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Hypertherm Entrusts Equipment to Penn College Welding Program

Hypertherm, a Hanover, New Hampshire-based manufacturer of plasma, laser and waterjet cutting systems used in industries such as shipbuilding, manufacturing and automotive repair, is entrusting equipment to Pennsylvania College of Technology for instructional use in its welding program.

Penn College and Hypertherm have entered into a two-year agreement for two Hypertherm Powermax105® plasma system units and three Hypertherm Powermax65® plasma system units. The company, which was founded in 1968 and has 1,300 associates worldwide, previously provided educational software to the college in 2015.

Hypertherm is entrusting equipment to Penn College for instructional use in its welding program. From left are Elizabeth A. Biddle, director of corporate relations at Penn College; Brent Malik, regional sales manager for Hypertherm; Max Williams, district sales manager for Hypertherm; and Dave Cotner, dean of industrial, computing and engineering technologies at Penn College.
Hypertherm is entrusting equipment to Penn College for instructional use in its welding program. From left are Elizabeth A. Biddle, director of corporate relations at Penn College; Brent Malik, regional sales manager for Hypertherm; Max Williams, district sales manager for Hypertherm; and Dave Cotner, dean of industrial, computing and engineering technologies at Penn College.

The entrusted Hypertherm equipment is used for cutting materials such as aluminum, stainless, and carbon or mild steel. In addition, the units are able to gouge metal, which is helpful for removing old welds. The units use an electric arc to atomize compressed air, which causes the plasma arc that is used to either cut or gouge the material.

The units will be used in the welding curriculum to teach students how to cut their own materials and prepare the “coupons” on which they practice their skills. Graduates must be able to cut materials in the field to fit project specifications. Students will use the entrusted units to cut apart test plates in all of the program’s hands-on welding classes.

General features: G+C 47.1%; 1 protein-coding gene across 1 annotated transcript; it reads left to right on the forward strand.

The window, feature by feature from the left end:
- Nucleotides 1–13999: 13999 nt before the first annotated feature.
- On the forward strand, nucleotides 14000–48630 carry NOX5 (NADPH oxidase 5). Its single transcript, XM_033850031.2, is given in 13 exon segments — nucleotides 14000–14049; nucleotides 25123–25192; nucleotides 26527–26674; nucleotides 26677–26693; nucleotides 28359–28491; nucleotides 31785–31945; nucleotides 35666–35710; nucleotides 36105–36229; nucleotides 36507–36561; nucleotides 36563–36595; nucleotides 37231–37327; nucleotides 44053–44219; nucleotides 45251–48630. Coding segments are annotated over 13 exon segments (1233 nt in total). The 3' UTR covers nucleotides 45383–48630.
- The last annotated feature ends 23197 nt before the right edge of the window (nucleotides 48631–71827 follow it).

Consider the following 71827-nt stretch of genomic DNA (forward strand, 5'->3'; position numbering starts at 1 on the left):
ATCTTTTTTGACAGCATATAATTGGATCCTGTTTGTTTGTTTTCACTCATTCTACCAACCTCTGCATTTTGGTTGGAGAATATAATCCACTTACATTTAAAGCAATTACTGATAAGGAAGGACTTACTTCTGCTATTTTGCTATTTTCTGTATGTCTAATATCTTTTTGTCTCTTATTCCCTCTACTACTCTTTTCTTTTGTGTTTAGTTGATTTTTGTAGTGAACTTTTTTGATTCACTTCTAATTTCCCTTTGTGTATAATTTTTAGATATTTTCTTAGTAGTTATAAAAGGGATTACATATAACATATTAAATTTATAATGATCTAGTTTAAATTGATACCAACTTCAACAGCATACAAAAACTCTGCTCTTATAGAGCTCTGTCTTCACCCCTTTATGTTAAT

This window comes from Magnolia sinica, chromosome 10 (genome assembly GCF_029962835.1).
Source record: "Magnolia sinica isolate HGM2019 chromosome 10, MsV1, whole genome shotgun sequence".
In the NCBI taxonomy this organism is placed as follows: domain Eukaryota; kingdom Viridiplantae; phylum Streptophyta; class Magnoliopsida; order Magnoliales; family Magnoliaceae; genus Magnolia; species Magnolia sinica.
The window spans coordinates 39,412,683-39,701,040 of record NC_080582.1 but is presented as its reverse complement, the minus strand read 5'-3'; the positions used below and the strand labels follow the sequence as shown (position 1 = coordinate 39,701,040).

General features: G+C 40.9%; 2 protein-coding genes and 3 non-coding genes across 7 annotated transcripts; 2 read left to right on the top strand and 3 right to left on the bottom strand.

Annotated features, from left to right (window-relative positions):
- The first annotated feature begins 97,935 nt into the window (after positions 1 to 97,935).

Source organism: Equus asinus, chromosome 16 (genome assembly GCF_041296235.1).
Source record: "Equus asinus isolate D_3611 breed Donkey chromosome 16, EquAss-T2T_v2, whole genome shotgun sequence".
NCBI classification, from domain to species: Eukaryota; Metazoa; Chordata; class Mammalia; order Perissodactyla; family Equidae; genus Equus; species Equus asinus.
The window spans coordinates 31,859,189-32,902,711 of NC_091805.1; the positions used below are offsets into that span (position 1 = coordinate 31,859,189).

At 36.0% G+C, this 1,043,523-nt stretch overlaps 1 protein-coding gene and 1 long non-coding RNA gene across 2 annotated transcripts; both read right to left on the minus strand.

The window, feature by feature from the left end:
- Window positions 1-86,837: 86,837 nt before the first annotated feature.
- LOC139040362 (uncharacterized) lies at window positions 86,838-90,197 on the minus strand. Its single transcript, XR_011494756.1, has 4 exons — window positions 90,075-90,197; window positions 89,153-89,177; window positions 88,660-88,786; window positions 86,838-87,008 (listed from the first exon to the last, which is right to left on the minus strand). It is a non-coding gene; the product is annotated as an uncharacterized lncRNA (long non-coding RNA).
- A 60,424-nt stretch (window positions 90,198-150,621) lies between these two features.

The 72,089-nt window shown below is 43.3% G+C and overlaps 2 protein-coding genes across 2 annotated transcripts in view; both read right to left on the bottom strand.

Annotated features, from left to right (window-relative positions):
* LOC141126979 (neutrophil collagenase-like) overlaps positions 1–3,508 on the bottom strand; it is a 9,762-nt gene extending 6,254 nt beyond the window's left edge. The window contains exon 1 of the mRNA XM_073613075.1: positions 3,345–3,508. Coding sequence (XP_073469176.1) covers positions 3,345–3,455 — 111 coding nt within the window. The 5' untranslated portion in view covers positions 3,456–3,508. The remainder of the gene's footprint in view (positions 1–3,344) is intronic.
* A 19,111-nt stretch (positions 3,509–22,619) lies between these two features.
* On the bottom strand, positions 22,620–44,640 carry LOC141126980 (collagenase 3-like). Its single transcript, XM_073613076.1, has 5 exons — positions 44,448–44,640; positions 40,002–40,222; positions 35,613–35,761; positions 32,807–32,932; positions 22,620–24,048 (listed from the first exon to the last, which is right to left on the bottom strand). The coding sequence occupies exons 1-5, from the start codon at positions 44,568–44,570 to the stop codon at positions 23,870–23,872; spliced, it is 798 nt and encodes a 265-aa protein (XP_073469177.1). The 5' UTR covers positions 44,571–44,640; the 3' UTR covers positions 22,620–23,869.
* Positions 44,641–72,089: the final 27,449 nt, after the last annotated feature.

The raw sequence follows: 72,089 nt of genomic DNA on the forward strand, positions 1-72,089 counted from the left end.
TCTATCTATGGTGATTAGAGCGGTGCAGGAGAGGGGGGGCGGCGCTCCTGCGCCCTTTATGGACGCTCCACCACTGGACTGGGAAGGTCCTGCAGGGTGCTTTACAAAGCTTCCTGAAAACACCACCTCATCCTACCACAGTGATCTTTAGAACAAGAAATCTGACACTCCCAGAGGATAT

“We are appreciative of the partnership of Hypertherm, and that the company values Penn College’s welding program to provide access to this equipment for our students,” said Elizabeth A. Biddle, director of corporate relations. “Their commitment is further evidence that Penn College is an outstanding educator and proving ground for tomorrow’s welding professionals.”

“Providing support to the next generation of metal workers is of great importance to Hypertherm as we work to narrow the skills gap left by retiring baby boomers,” said Betsy Van Duyne, who manages Hypertherm’s educational program. “The versatility of our Powermax products makes this an ideal partnership, providing an already excellent program with added flexibility to teach both handheld and mechanized cutting and gouging.”

For more about Penn College, a national leader in applied technology education, email the Admissions Office or call toll-free 800-367-9222.

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